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Backing Day is Saturday, July 31st!

Here's a reminder from your friendly neighborhood Cotton Patch that Backing Day is this Saturday, July 31st! 

If you're new here and don't know what Backing Day is...

Bring in your finished quilt tops (100% complete, no more borders to add, done) on the last day of the month and receive 25% off your backing of choice, even Clearance!

The usual rules apply:

  • If the last day of the month falls on a Sunday when we're closed, then Backing Day is the day before (Saturday). 
  • Discount valid on single-fabric backings only.  Sorry, this is not valid on several cuts of different fabrics for a pieced backing.  
  • Sale prices not combinable with any other offer (this includes deals from Five Stars, redeeming points, and coupons)
  • Sale prices good in-store only on the sale day and limited to stock on-hand. 
We can't wait to see what you've created - see you on the 31st!


The Elements of Art (in Quilting!) Part IV: Line

Line is an element that seems like a no brainer, but is a powerful player when it comes to the looks and feel of our quilts.  It provides the delineation between two spaces, either with an intentional line (like a coloring book outline) or an implied line (say, the line created between two differently colored spaces), and what gives shapes their definition.  Many quilts use straight seams, and those seams create lots of lines within the project that when viewed as a whole are more or less lost in the overall pattern or design.  But when Line is used with intent, it can create all kinds of cool effects.

Let's keep in mind too, that lines don't have to be created by the seam itself.  Line can be found in applique, in the fabric print, technique, and in the placement of color.  At it's very core, embroidery is line work.  Add a little embroidery to your quilt and you're using line for effect. Curved or circular piecing is another beautiful incorporation of Line that gives a piece a unique sense of flow and movement. And let us not forget our trusty, striped fabrics!  

Use a stripe to interrupt more organic shapes, or likewise, add some curved lines to interrupt otherwise linear patterns.  Use more curves to give a sense of flow.  Sharp, straight lines create a crispness and can look super modern.  Think about your quilting - a loose meander versus straight line stitching give two completely different looks - and at it' core, top quilting is simply continuous line drawing.  

Here are some great examples where Line is the main attraction in the quilt:

How do you see yourself incorporating Line in new ways in your quilts?  Do you find yourself more drawn to clean, linear lines or more more organic, shapely lines?  Tell us in the comments below!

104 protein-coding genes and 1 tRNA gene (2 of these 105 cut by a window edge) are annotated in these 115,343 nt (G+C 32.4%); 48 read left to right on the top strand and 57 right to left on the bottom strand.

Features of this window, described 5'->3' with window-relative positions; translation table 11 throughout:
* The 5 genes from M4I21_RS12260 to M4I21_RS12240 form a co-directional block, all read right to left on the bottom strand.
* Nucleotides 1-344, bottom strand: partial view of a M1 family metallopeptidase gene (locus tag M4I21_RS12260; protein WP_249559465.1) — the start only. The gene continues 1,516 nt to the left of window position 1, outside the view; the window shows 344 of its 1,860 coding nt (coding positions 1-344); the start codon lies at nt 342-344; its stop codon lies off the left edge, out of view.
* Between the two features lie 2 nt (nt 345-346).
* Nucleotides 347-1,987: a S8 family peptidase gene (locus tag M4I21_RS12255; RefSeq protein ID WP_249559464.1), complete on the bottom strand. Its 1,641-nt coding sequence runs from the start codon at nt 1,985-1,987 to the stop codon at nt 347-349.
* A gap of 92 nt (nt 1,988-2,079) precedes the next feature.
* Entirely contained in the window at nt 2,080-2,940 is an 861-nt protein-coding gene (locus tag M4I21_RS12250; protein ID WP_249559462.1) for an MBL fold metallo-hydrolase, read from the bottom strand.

The Elements of Art (in Quilting!) Part III: Value

We've talked color to death, but Value is an important counterpart to Color and without it even the wisest use of color and placement can make a project fall flat.

Value describes the lightness or darkness of a color and how it interacts in a piece. This is where you find shades, tints and tones.  You can have a wide array of values in a single color, which is why Value is such an important thing to consider. 

Value creates highlights and lowlights.  If your quilt shows a wide range of values, it will be more dynamic and exhibit a greater sense of depth and contrast.  Limit your values and your quilt will blend more and be more static - static sounds like a bad thing, but it doesn't have to be if you're going for a softer look!

One of the tricky things about Value is that at a certain point, values can be difficult to differentiate because they are just. so. close.  So what do you do about that?  Sure, they make those spiffy red lensed specs, but what if you don't have those?  If you have a smartphone, you can see value in the palm of your hand!  Take a picture of the fabrics you are struggling with, but set your camera to greyscale (or, take the picture and use a greyscale filter). If you don't have a smartphone, take the picture and ask a friend to help you convert it to greyscale. Look how much better it helps you see those lights and darks!

 And here's an example using one of those red filters:

Check out how effective the use of Value can be in a quilt - from lots of values to few!

What's your favorite value range to work in?  Let us know in the comments below!